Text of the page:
Bloomberg Law
March 8, 2023, 4:37 PM

ANALYSIS: In Discovery, Hands Off My Third-Party Device

Golriz Chrostowski
Golriz Chrostowski
Legal Analyst

A surprising decision out of a New Jersey state trial court in 2021 allowed the plaintiff access to the personal cell phones of employees of a third party. Although the trial court order was reversed on appeal at the start of 2023, the case serves as a good segue into a review of the federal state of practice as it pertains to third-party discovery, particularly when it comes to the production of personal devices of third-party employees.

The Decision

In February 2021, the New Jersey trial court—in a case alleging violations of New Jersey racketeering and antitrust statutes—ordered third-party New Jersey Department of Health to turn over the personal cell phones of its non-party employees to the plaintiff’s forensic expert. The expert was permitted to hold on to the phones for a period of eight hours and to conduct a forensic analysis. In addition, the court ordered the health department and its own forensic expert to turn over all the previously extracted data in unredacted form—including mirrored device information—from the cell phones produced.

On interlocutory appeal, the appellate court reversed the lower court, finding that there was simply no justification for the trial court’s “extraordinary order,” as the health department wasn’t a party to the litigation.

The personal devices of employees were beyond the health department’s control, the appeals court said. It was also considered an invasion of privacy to order the employees to turn over their personal devices for several hours, along with the previously extracted data in an unredacted form. In addition, there was the potential for violating privilege or confidentiality attached to responsive documents or information, the court said.

Even though it’s a state court ruling based on state law, the New Jersey appellate court’s decision is much more consistent with the federal rules regarding third-party discovery. As the discovery of electronically stored information (ESI) becomes more prevalent, courts appear more conscientious of the need to balance litigants’ broad discovery rights with the rights of third parties.

Here’s a refresher on what federal law demands when seeking discovery from a third party’s personal devices.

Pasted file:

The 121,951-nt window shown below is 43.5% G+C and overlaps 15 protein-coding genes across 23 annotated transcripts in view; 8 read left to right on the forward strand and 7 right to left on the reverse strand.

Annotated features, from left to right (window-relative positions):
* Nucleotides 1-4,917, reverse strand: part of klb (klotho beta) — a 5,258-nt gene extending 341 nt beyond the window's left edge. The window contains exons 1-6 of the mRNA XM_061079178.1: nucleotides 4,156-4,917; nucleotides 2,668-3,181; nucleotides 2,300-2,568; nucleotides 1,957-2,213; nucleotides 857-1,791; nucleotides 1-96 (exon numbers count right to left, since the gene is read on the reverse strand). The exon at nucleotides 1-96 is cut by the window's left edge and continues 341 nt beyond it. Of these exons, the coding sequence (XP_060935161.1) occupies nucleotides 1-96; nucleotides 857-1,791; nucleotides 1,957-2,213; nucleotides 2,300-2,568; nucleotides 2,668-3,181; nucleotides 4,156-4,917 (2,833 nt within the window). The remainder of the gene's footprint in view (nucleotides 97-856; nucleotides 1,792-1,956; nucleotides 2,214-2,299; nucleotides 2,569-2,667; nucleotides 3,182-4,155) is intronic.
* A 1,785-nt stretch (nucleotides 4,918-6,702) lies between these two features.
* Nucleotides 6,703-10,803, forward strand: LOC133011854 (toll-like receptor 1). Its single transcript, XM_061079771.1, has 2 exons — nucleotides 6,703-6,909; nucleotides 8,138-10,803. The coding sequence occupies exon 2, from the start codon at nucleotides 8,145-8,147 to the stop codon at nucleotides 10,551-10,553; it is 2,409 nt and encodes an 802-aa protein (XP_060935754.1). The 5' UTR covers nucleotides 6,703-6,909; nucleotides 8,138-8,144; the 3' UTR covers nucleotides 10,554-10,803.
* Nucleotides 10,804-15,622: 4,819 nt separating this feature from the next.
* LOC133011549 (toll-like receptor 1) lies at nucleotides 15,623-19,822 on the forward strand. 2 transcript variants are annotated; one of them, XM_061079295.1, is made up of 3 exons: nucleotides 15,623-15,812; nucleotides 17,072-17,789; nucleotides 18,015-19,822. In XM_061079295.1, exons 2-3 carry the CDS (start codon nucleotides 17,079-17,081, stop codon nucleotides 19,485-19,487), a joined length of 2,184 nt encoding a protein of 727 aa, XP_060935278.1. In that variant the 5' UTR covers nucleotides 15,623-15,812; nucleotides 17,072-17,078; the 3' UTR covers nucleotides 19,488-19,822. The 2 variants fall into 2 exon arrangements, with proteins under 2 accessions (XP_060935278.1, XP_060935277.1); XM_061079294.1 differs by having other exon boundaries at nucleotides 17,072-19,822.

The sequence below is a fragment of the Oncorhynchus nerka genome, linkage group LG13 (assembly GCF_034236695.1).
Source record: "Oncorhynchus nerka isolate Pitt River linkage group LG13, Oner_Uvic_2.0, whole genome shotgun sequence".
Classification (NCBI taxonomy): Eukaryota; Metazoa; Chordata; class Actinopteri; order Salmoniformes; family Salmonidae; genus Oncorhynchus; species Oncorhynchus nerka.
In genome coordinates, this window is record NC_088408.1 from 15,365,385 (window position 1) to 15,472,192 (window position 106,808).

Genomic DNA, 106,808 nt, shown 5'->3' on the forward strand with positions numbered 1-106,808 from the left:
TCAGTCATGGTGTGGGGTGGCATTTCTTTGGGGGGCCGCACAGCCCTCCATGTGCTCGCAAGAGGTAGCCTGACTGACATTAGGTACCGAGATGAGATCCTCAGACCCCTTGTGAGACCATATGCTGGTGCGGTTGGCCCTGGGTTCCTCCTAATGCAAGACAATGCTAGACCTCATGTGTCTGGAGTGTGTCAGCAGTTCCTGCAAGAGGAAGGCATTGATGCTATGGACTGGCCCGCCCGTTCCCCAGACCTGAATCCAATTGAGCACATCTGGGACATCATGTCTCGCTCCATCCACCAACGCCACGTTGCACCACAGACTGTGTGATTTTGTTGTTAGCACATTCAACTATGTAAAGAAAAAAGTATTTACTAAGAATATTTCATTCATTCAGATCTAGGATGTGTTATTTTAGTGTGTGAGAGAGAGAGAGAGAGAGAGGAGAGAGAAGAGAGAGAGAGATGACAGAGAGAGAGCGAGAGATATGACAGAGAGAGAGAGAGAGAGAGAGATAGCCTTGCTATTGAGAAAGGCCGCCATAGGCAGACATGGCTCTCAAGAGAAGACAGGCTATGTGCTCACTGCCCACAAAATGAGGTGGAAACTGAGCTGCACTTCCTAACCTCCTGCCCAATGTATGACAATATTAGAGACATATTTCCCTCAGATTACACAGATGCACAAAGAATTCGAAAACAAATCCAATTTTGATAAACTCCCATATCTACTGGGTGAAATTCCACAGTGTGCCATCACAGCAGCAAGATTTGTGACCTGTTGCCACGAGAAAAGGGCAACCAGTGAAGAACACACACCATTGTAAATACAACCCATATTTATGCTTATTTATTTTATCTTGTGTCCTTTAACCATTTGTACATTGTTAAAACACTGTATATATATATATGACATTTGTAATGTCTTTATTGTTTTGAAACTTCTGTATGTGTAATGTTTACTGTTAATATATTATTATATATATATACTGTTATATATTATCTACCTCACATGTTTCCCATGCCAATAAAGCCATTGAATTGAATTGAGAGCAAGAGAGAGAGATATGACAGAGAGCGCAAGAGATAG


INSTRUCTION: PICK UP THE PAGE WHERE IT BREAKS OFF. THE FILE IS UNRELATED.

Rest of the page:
Relevant and Proportional

When it comes to third-party discovery, the requesting party may seek non-privileged documents and information that are relevant and proportional to the needs of the case. However, the requesting party must take reasonable steps to avoid imposing undue burdens or expenses on the recipient of the subpoena.

The burden on the subpoenaed third party must be weighed against the value of the information to the requesting party. Is the information relevant? Is it proportional to the needs of the case? Can it be requested from other sources, including the litigants? Is the breadth of the discovery request reasonable and justified?

Ultimately, the third party must be protected from significant expenses resulting from compliance with the subpoena, especially because they aren’t a party to the litigation. Broad restrictions also may be applied to prevent the third party from suffering harassment and inconvenience.

Possession, Custody, or Control

One critical question in requesting and responding to any form of discovery is whether the documents and information are within the possession, custody, or control of the responding party.

In the case of personal devices of employees, federal courts are split on what circumstances render an employee’s personal devices subject to the employer’s possession, custody, or control. Generally speaking, “control” is context specific. The requesting party must show that the personal devices were used for work-related purposes, were issued by the third-party employer, or that the employer has any legal right to obtain the devices or data on it.